Sunday, May 10, 2015

Look What I Picked!

I went out to fill up the birdbath and took a look at the garden and, lo and behold, there was asparagus!  Three of 'em.  I picked 'em and we're going to eat 'em, tout de suite.  Each spring when I pick this asparagus I think of Dad driving along country roads with a shovel and a bucket or bushel basket in his trunk stopping to dig up bird-planted asparagus plants from around fence posts.  That's where these came from, you know.  Dad was great at scoping out hidden berry patches or cozying up to old farmers for a load of "chicken bappie" for garden fertilizer.  That reminds me, one year one of his old farmers delivered a trailer load of henhouse sweepings that Dad spread all over the yard because the clay soil wasn't high on nutrients.  It was aged so it didn't smell but for days when the slightest breeze blew there would be a swirl of white chicken feathers around our house.  It was sooo embarrassing.  I was 12.

As I bent down to pick the asparagus the wind blew an amazing fragrance over me.  The lilacs are blooming.  This is when we need smell-o-vision on computers.  It's an intoxicating aroma.  I will be cutting some to take to work tomorrow.

The bleeding heart is blooming and the lilies of the valley are this close.  Those lilies are another plant that transports me to a memory.  My Grandma and Grandpa Stephan (Babe and Hack, cool nicknames, right?) planted a spruce tree too close to the corner of their new house so Grandpa had to move it but by then there was a permanent triangular void in the branches where the house had been.  Grandpa planted lilies of the valley in there so in the spring there were all these bright green leaves and what seemed to me like hundreds of stems of tiny white bells that smelled so sweet they were like heaven.  That's more than enough nostalgia for today.

In the "Good for What Ails You" department, I made a big pot of chicken vegetable soup yesterday.  We even had enough fortitude to let it age overnight to reach the peak of its deliciousness.  Mm, there's nothing like a steaming bowl of homemade chicken veggie soup on a gray and chilly day, especially for two people so recently on the sick list.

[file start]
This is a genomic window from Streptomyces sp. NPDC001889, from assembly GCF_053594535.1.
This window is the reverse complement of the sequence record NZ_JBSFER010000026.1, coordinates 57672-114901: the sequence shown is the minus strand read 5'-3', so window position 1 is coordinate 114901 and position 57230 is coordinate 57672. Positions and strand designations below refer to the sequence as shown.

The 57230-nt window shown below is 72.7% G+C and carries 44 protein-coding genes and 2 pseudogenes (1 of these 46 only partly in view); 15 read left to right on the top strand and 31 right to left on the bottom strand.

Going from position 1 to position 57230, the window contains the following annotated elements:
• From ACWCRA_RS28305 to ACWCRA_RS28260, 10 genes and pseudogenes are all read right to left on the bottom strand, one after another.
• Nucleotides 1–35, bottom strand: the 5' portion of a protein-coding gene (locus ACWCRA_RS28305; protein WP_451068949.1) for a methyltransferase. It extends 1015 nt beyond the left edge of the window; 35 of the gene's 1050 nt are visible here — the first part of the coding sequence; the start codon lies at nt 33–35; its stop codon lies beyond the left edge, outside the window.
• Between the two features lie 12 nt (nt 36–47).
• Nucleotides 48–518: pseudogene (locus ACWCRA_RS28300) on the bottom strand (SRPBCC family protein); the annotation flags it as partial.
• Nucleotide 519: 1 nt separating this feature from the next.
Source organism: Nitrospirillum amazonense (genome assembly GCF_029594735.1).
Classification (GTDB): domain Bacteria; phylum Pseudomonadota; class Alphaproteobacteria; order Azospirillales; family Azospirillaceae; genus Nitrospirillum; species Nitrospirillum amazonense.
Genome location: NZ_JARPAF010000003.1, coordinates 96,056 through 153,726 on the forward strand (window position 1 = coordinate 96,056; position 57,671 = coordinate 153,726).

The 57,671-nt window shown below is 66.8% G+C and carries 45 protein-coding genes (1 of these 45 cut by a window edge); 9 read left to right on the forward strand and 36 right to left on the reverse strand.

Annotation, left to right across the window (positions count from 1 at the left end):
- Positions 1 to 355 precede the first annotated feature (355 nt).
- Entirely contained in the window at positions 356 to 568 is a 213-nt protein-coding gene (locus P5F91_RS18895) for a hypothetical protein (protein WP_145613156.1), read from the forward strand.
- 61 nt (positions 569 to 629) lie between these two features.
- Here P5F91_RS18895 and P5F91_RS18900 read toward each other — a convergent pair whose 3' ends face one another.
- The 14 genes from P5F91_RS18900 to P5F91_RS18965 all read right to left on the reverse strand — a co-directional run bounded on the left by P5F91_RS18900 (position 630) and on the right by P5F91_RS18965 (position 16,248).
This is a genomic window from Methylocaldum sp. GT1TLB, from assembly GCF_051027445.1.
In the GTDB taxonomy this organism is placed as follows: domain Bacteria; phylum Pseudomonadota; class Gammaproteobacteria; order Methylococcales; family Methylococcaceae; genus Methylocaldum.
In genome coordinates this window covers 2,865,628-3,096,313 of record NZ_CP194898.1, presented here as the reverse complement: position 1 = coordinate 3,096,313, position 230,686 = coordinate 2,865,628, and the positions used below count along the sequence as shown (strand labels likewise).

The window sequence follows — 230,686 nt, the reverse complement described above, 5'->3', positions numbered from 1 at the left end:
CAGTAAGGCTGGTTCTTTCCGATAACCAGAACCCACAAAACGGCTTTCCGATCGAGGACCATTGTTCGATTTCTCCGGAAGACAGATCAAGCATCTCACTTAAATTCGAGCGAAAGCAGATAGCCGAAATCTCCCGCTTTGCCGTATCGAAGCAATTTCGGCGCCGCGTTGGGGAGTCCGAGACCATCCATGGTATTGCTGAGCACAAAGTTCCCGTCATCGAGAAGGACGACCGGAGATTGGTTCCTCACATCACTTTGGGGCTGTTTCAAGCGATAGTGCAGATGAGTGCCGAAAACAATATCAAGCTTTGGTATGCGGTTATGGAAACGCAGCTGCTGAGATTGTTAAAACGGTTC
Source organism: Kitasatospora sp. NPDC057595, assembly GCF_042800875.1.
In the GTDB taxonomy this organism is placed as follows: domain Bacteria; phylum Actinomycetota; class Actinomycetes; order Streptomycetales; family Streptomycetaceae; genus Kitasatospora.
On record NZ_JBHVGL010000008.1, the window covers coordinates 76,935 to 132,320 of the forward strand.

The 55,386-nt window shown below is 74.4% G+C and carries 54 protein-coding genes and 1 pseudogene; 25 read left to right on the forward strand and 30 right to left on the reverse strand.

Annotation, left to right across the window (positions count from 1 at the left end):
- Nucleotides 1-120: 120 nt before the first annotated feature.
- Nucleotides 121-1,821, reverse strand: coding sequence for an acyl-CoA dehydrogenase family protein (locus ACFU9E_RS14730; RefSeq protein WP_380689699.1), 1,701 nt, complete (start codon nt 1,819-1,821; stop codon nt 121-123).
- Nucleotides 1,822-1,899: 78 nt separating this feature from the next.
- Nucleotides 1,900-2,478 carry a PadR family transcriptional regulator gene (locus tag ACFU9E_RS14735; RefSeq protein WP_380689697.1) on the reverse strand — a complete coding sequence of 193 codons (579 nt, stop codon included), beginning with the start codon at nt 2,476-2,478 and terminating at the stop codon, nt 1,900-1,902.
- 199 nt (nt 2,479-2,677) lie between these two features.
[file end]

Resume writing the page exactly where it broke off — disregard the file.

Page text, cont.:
May 10--Tino Hammid, Tahitian Gray Pearls.  The pearls looked like droplets of mercury splashed across the floor of the jewelry store.  Broken glass from the display cases crunched under Celia's feet as she crossed to go through the black curtain over the door to the workroom in back.  Somewhere in the back of her mind a voice told her to turn around, not touch a thing, and call the police from the sidewalk but she had to see everything before the police and the rest of the town got involved.  The sound of her footsteps and the cries of the gulls at the seafront made her realize that the alarm wasn't blaring.  Why wasn't it deafening her?  The alarm would have brought the police, she was sure of it.  There were always revelers at Karel's Beach Bar across the street on Friday nights and someone on one of the sailboats moored nearby would surely complain of the noise going on and on.  She was certain she had set the alarm as she closed up last night.  "Everyone all right in here?" called a deep voice from the shop door behind her.

Happy Mother's Day to all you mothers out there, aunties and sisters and grannies too.  Enjoy your day and let someone else cook.

1 comment:

Aunt B said...

I can envision those lilies of the valley beneath that giant spruce tree. It seemed like fairyland to me when I was a little girl. And I wish we had smellavision too just to get a whiff of those lilacs. Great talking with you yesterday. I'm soooo glad you called. Love you.